Four Myths of Houseplant Care

I used to be the person who killed every houseplant she ever had, until I learned the scientific information that debunked many of the myths I thought to be true.

Myth 1: Put rocks or pieces of broken terra cotta pots in the bottom of the container before the substrate to improve drainage. This practice actually reduces drainage in containers because it causes an interface, a division between two substrates of different makeups that causes issues with drainage. In this case, the upper substrate must become completely saturated before water moves into the substrate below it. It is best to use the same substrate throughout the container to ensure you have appropriate drainage for your houseplant.

succulents in a pot next to lanterns on shelf
Once you learn how to properly care for your houseplants, you can use them in your home décor to spruce up a room. Photo by Jenn Fisher, Cooperative Extension.

Myth 2: Indoor lights are sufficient for indoor plants. Plants need light from the orange-red and blue-violet parts of the visible wavelength spectrum to photosynthesize. Many of our traditional indoor incandescent and fluorescent bulbs only offer either orange-red or blue-violet respectively. You can purchase grow lights, which offer both the orange-red and blue-violet light spectra, or you can make sure your plants are near an untinted window that receives an adequate amount of natural light for the species.

Myth 3: The environment doesn’t matter for houseplants because they are indoors. Houseplants need species-specific environments just like our outdoor plants need. Before purchasing a plant, it’s important to know if it will tolerate the environment you can offer it. Some species can tolerate cooler temperatures, but most houseplants need temperatures between 60 and 75 degrees Fahrenheit.

Many species also need higher humidity, which can be an issue in our arid climate. A rubber tree plant (Ficus elastica) can tolerate the dryer air in homes, as opposed to a Norfolk Island pine (Araucaria heterophylla), which does best with humidity around 50 percent.

Lastly, most houseplants cannot tolerate direct drafts of air such as from an open window, heater, air conditioner or fan. Be sure to position your plant away from these drafts. If left near a draft, plants may drop leaves, dry out faster and can eventually die.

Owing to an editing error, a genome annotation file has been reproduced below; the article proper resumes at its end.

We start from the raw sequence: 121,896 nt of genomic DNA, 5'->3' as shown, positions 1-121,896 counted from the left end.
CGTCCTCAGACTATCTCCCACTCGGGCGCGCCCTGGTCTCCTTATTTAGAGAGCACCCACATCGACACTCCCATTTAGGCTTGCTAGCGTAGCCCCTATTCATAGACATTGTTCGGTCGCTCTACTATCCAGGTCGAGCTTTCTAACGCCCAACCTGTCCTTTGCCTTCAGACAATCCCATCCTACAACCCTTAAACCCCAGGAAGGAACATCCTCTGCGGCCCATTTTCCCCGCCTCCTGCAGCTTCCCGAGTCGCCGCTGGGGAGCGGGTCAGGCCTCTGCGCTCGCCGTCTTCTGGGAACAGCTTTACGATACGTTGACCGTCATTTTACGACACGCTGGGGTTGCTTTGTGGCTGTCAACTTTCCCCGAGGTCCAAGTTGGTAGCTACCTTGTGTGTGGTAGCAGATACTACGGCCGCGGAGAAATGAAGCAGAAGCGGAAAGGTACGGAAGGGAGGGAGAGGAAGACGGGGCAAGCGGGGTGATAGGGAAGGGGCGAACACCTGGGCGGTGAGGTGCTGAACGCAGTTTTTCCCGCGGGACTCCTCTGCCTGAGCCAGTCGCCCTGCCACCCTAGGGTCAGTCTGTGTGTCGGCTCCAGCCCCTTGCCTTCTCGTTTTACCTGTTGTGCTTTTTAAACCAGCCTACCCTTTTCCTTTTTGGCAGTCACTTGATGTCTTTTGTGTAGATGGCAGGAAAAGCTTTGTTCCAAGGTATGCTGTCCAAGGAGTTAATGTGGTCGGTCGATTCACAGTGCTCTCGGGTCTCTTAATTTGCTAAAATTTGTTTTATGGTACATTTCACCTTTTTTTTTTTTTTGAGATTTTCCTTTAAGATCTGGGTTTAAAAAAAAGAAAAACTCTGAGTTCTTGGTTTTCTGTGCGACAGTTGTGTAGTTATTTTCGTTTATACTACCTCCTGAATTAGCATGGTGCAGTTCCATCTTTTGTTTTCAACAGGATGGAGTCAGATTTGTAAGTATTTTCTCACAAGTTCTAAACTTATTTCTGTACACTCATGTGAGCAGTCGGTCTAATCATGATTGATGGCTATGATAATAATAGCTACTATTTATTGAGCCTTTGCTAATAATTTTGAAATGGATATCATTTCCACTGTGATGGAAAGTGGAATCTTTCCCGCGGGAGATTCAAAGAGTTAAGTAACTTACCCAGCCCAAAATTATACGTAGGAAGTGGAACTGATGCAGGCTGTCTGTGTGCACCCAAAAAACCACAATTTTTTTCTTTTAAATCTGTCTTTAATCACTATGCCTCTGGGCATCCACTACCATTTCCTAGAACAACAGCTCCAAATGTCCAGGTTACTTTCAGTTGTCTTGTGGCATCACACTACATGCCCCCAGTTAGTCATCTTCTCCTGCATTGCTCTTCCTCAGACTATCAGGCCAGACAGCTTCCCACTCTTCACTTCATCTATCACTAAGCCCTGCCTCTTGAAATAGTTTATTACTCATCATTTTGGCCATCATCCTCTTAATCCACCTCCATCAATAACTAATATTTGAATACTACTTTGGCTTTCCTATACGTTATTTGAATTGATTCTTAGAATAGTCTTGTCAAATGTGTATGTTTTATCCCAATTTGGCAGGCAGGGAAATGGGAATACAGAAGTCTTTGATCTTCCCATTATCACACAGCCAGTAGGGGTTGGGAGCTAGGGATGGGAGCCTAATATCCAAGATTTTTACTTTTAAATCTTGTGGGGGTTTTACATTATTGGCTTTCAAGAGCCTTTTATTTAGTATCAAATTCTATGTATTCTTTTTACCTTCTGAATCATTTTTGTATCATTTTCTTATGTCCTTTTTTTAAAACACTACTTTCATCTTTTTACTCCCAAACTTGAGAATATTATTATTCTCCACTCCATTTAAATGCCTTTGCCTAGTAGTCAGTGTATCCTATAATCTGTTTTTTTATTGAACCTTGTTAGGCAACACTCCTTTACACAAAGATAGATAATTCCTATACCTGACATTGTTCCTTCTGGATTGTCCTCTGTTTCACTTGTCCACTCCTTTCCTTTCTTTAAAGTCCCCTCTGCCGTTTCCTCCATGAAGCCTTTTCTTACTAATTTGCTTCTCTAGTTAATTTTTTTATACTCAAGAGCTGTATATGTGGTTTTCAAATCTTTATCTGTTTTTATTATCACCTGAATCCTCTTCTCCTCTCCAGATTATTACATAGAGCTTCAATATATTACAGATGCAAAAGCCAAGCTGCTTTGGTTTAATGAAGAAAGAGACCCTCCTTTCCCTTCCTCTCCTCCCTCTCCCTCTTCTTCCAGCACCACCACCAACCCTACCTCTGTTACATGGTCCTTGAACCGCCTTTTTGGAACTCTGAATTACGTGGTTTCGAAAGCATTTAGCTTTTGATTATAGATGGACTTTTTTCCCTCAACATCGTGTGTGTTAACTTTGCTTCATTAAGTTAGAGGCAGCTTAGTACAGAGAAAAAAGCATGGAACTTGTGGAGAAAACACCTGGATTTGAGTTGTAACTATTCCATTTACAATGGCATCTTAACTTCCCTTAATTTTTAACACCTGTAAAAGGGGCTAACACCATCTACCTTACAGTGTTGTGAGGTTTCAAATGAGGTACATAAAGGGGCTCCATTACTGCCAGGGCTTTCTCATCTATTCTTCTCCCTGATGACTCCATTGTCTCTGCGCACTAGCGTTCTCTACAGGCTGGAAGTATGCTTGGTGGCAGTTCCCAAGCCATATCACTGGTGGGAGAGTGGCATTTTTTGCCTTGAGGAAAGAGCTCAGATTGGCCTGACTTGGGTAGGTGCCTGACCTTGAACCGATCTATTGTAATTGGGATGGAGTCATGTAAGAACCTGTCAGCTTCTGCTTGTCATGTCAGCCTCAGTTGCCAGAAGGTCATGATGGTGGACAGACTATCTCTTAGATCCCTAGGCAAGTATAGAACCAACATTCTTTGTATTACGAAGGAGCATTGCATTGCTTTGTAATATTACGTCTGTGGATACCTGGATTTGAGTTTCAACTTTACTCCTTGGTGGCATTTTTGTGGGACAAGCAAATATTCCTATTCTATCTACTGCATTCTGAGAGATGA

Myth 4: Watering your plants on a set day of the week is best. Each houseplant species will require a different watering schedule. and there are a variety of factors that come into play for watering requirements. You must first know the species you have and what type of watering and substrate it prefers. Some plants like lucky bamboo (Dracaena sanderiana) prefer to sit in water with just pebbles as a substrate, while others plants like ZZ Plant (Zamioculcas zamiifolia) prefer for the substrate to dry out completely and can survive months without water.

When you know what your plant needs, you can monitor watering by feeling the substrate. You may water your spider plant (Chlorophytum comosum) when the substrate is dry to the touch and your prayer plant (Maranta leuconeura) more often to ensure the substrate is always moist but never soggy.

Other plants need specific watering procedures. Air plants may require a good soaking of the entire plant once or twice a week for 30 to 45 minutes to ensure adequate water in our dry climate. African violet (Saintpaulia species) and purple passion plant (Gynura aurantiaca) don’t like their leaves to get wet and should be watered from the bottom of the container.

Once I learned what I was doing wrong, I became a houseplant fanatic. Just remember, know the species you have and what it needs so you can have healthy indoor plants year round.

Jenn Fisher is the commercial horticulture program coordinator with University of Nevada Cooperative Extension. Questions about houseplant care? Contact a Master Gardener at 775-336-0265 or mastergardeners@unce.unr.edu.